Stream: t-compiler/wg-llvm

Topic: deferencable attribute #66600

pnkfelix (Nov 21 2019 at 09:51, on Zulip):

Hey there @RalfJ , I realized maybe i'd be better off having dialogue here rather than via github comments. :)

pnkfelix (Nov 21 2019 at 09:52, on Zulip):

(that is, I think you and I are skimming the same LLVM PR's and/or email threads at the moment, such as LLVM D61652 "Introduce dereferenceable_globally", so maybe its easiest to discuss live)

pnkfelix (Nov 21 2019 at 09:54, on Zulip):

(Also, it does look like they landed nofree in D49165?)

rkruppe (Nov 21 2019 at 09:59, on Zulip):

One concern Ralf raised in the past is that nofree and nosync are function attributes, so if a function frees any memory (e.g. because it creates a temporary Vec internally) or synchronizes with anything (e.g. because it may panic, which involves at least some atomics to access the panic hook unless it's a no_std binary), no dereferenceable information for any pointer can be propagated across calls to it. My gut feeling is to agree that could potentially cause quite some regressions.

pnkfelix (Nov 21 2019 at 09:59, on Zulip):

I just noticed that point in the comment history. :)

pnkfelix (Nov 21 2019 at 10:02, on Zulip):

Still, I don't really understand the argument being made here. That is: I can understand making the argument "the model you are adopting is not as expressive as it could be."

pnkfelix (Nov 21 2019 at 10:02, on Zulip):

but that statement should not imply "it will regress performance from what we have today", as long as the future model is at least as expressive as today's model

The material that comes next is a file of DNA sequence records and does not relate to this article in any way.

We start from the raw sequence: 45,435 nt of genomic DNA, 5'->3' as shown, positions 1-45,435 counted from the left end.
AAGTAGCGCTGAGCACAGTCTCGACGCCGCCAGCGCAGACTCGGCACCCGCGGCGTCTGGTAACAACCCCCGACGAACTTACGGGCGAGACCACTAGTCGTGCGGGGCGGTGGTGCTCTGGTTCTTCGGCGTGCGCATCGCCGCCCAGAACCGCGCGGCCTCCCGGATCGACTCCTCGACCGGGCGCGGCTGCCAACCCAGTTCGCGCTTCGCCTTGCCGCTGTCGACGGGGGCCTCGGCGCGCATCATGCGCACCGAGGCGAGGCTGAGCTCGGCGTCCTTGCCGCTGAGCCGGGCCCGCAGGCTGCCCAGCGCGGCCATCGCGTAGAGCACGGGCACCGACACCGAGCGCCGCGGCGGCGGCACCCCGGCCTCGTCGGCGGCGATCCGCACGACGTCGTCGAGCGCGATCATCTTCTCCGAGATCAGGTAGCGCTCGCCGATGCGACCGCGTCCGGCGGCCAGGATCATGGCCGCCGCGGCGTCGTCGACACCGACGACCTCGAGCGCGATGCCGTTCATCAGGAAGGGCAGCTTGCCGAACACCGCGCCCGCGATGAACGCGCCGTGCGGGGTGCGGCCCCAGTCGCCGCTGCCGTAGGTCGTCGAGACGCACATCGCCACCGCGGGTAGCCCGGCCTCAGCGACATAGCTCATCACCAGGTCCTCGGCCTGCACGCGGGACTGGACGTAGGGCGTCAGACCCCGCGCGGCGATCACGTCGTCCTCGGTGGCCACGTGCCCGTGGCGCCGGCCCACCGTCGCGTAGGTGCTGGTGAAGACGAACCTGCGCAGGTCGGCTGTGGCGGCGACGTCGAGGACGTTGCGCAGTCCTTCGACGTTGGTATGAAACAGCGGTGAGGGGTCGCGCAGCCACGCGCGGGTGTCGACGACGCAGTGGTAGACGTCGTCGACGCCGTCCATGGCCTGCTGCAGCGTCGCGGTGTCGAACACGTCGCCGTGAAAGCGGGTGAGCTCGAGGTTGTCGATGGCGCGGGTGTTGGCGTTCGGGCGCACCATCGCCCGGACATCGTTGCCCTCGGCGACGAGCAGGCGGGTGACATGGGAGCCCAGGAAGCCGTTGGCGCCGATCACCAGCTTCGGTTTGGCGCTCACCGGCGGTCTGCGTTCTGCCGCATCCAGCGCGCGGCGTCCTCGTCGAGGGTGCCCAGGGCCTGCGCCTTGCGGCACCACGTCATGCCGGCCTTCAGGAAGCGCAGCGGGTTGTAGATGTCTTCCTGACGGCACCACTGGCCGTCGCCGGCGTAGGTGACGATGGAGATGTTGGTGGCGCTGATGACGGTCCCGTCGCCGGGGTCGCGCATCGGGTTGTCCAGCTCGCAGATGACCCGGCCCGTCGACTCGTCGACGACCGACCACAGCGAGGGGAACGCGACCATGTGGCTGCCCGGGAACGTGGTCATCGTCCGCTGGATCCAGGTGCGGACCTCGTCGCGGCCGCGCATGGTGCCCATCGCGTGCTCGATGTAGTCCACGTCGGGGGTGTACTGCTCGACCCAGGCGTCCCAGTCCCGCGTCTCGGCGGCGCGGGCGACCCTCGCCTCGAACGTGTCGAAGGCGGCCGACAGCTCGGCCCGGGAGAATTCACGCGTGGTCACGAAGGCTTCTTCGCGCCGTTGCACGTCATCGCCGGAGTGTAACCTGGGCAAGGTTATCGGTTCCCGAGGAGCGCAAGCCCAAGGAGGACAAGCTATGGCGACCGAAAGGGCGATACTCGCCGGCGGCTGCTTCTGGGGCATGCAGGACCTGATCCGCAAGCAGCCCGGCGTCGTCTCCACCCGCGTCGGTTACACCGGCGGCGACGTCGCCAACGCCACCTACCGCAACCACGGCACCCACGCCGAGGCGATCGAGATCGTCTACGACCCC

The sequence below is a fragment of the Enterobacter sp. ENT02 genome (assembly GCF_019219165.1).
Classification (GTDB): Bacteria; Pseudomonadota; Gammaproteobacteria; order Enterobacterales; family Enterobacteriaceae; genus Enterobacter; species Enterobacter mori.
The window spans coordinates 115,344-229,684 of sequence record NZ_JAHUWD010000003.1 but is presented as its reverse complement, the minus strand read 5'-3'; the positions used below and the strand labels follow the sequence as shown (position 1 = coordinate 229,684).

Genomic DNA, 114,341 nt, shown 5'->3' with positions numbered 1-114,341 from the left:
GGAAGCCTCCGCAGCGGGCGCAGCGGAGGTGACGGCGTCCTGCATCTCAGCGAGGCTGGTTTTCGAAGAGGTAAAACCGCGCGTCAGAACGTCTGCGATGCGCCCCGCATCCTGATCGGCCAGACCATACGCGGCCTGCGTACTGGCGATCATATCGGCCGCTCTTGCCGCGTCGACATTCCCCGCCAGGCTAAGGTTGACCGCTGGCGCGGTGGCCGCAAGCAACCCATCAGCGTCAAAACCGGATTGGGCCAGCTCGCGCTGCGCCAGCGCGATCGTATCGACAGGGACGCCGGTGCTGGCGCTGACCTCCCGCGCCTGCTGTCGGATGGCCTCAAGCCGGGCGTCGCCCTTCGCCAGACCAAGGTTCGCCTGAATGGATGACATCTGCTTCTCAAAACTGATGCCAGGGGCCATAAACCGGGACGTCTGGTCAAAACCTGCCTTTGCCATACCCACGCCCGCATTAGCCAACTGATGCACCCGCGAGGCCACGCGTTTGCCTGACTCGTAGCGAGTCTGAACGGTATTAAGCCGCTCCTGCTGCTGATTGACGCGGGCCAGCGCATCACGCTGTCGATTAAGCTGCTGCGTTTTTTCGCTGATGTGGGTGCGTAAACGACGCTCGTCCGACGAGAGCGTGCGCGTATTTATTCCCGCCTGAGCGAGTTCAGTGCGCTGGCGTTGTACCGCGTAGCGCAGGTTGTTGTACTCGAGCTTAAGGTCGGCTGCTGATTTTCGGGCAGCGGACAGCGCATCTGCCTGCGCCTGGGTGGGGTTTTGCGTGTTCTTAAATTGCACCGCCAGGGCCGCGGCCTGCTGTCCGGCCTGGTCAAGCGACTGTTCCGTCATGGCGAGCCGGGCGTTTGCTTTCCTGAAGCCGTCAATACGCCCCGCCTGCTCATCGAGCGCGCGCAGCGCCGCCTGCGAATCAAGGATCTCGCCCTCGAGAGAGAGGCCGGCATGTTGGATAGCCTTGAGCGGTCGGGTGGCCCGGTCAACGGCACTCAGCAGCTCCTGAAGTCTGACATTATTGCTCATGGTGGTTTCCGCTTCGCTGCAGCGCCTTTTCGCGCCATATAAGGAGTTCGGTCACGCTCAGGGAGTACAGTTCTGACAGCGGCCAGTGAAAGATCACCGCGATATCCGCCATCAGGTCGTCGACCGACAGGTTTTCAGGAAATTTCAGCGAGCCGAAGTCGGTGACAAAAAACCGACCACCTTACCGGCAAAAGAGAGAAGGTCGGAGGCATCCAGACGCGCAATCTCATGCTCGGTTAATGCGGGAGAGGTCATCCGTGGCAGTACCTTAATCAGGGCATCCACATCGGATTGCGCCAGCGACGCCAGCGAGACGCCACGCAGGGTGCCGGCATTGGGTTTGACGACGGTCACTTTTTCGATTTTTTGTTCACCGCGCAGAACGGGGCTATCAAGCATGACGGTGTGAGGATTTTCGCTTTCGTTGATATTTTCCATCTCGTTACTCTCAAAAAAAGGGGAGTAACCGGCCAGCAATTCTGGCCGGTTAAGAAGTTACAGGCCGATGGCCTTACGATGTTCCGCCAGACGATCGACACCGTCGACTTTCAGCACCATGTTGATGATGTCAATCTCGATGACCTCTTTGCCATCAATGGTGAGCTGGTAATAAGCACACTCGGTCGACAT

pnkfelix (Nov 21 2019 at 10:03, on Zulip):

The only way I can see it regressing performance (and maybe this is what you all are in fact saying) is that if they fix bugs in the existing optimizations via relying on these additional attributes

pnkfelix (Nov 21 2019 at 10:03, on Zulip):

i.e. that we are today relying on optimizations that are themselves unsound (or that we are generating code that is generally-incorrectly attributed, and that code is then optimized)

pnkfelix (Nov 21 2019 at 10:05, on Zulip):

So is that the explanation for where the expected performance regressions would come from? Or am I misunderstanding?

pnkfelix (Nov 21 2019 at 10:08, on Zulip):

okay I now think I see how it all fits together

rkruppe (Nov 21 2019 at 10:08, on Zulip):

It depends a bit on how the old dereferenceable attribute on function parameters is interpreted. If (as we generally did in the past) it means "dereferenceable for the duration of this function", that is something that's generally sound for e.g. Rust references passed as parameters (at least if there's no interior mutability) but can't be expressed in the future model. The new dereferenceable won't assert as much as it previously did due to nosync and nofree not being as precise (see above), and dereferenceable_globally is too strong (the referent can be deallocated after the function returns).

pnkfelix (Nov 21 2019 at 10:08, on Zulip):

okay yes, thanks for spelling that out

rkruppe (Nov 21 2019 at 10:08, on Zulip):

If on the other hand "the old dereferenceable" was supposed to mean what's now dereferenceable_globally then our usage of dereferenceable was always incorrect.

pnkfelix (Nov 21 2019 at 10:13, on Zulip):

Am I right in thinking that what we may want is something like the derefenceable_in_scope semantics (perhaps in its own dedicated attribute), described here ?